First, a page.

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26 November 2008

Permanent Ink

I can remember as a teenager having my mother tell me repeatedly that decisions that I made came with consequences. This continued through college as she reminded me on a weekly basis that only I was responsible for my actions. In light of this, I was often not a spontaneous person, and in some ways, this has continued into my adult life. Take tattoos for example...

I always thought about getting a tattoo. The fun was in trying to decide what
to get and where to put it. I remember in the first season of "Road Rules" one of the contestants who was a pre-med student got a tattoo of Kermit the Frog wearing a stethoscope on her hip. I thought that was kind of cool, especially when I got into med school. But then, I started thinking... what would that tattoo look like when I was 80? Would that still be cool?

I trained at the V.A. during med school, so I had a great reference of tattoos as the WWII vets were mostly my patients. Following them, the Korean War and Vietnam Vets. A lot of them tattooed. You get to
see the effects of time. So I continued to ponder.

As a fourth year medical student working one of my first shifts on my E.D. rotation, I remember a patient who came in. She was in her 80's and as I examined her, I noticed that her tattoos seemed especially bright. I commented to my senior resident, and they too wondered how the tattoos could have stayed so bright all of these years. Finally, before discharging her, I asked her about her tattoos. She smiled as she held out her arms. She told us
that she had always wanted to get a tattoo, but that her husband had always been opposed. She said that when he died, about a year later she got her first tattoo. She now had her second. And, this had been within the last two years.

I was thinking about my own permanent ink fancies recently when I had a young female patient who came in with a complaint of "bloody urine." After a few minutes of discussion, "bloody urine" turned into abdominal pain, then she got teary as she described that she was really having pelvic pain
. As in most cases, I asked about her sexual activity, and she admitted that she had a single boyfriend but that they didn't use protection because she was trying to get pregnant.

I went through my usual abdominal exam, noting a fresh new tattoo that started above her bikini line and wrapped around her waist. I then explained that I would have to do a pelvic exam because she could have an infection causing her problems. She became more teary as I performed the pelvic, and it became clear that she was having cervical motion tenderness, one of the signs for pelvic inflammatory disease, a process most often caused by an STD.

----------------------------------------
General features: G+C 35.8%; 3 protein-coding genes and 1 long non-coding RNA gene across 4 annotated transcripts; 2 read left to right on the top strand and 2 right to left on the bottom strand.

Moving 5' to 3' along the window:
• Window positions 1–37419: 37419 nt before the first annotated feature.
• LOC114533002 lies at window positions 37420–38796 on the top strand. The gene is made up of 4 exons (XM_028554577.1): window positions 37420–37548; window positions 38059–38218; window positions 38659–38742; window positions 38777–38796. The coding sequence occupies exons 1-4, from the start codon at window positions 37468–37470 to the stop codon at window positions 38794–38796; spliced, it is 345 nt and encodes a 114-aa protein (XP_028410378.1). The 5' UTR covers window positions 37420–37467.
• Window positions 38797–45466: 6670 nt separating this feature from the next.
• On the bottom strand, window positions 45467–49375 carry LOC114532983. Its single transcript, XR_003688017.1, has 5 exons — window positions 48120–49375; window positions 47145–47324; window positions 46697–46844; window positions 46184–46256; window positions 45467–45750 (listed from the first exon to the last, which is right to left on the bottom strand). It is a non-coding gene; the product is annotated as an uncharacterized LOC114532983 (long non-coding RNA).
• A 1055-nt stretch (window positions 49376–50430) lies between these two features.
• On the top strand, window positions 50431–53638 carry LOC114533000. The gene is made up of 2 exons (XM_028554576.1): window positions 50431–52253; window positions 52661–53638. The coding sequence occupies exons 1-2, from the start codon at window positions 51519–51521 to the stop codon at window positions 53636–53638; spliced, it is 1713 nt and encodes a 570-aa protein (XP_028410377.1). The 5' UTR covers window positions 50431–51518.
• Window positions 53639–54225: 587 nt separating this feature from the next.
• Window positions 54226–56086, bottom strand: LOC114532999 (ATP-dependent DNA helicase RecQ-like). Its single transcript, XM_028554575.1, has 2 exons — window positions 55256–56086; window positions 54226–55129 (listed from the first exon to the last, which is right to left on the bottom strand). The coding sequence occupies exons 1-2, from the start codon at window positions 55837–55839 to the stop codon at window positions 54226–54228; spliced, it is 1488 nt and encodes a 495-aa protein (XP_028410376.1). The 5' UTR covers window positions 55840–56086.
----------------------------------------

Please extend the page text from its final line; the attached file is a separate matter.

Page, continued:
She started to cry as I explained what I felt was causing her pain, what medications I would be giving to her, and further instructions for her care. She then admitted that her boyfriend had cheated in the past, and she was feeling very stupid because she had just gotten the tattoo. That's when I took a second look and noted a name as part of the design. It's not my place to counsel patients on how to lead their lives, but I silently hoped that the ink would be the only consequence of her relationship with this other person.

I still think about tattoos from time to time... maybe when I'm 80. Now, where would I put it?? Where are yours?


Julie said...

I have thought about the tattoo's and have decided that something I would hide 98% of the time wouldn't be worth it to me. I see these black blobs on old patients that I can't even recognize and it doesn't do a thing for me. But what ever sends you. Personally, I am not letting anyone stick a needle into me repeatedly unless absolutely necessary, LOL.

Claudia's thoughts said...

Also working in health care and seeing old tatoos I have decided not to get any....The people I talk to always seem to regret getting them...


Anonymous said...

I have 3 tattoos....

Claudia's thoughts said...

Another thought, Too bad most people do not heed the advice of consequences of their actions. It is amazing sometimes that one little mistake can change your life forever. Hope you are off today, and have a Happy Thanksgiving. My husband worked yesterday, guy came in with "the worst headache of my life" and then went out. It is sad when people die around the Holidays, it will be remembered forever as the day whomever died.


Melissa D. K said...

I have a medically relevant tattoo and love it. I had wanted a tattoo for years before I got it. I gave it to myself as a gift for working my butt off to get my MD!! It's hidden most of the time, but I got it for ME and not for anyone else.

a corgi said...

Happy Thanksgiving Veronica!

I want a tattoo but I'm like that elderly patient of yours, my husband doesn't like them so out of respect for him, I won't get one. I would get something on my shoulder out of sight. My son has the word "Cadillac" across his back. He obviously likes Cadillacs :)


Lisa said...

Interesting read. I have two, both are very special to me and I have never regretted them.

I have a black stallion on my right shoulder. He is small & represents my first horse, who has since passed.

My other work of art, and it is just that, is a portrait of my three labs...yellow, black & chocolate. It is their heads with each dogs special detail captured, the artist did a fantastic job. Since getting the tat 5 years ago, I've lost my black & yellow labs - I see them every day though and they will always be part of me.

Jeanie said...

The only tattoos I have are five little black dots given to me in radiology where they marked out where the radiotherapy was going to go. My neck, chest and under arm. I don't know how anyone can lie ther having them done 'cos those ones were uncomfortable and as I said they were only dots. I'm not brave enough to lie there and have one done.
Jeanie xx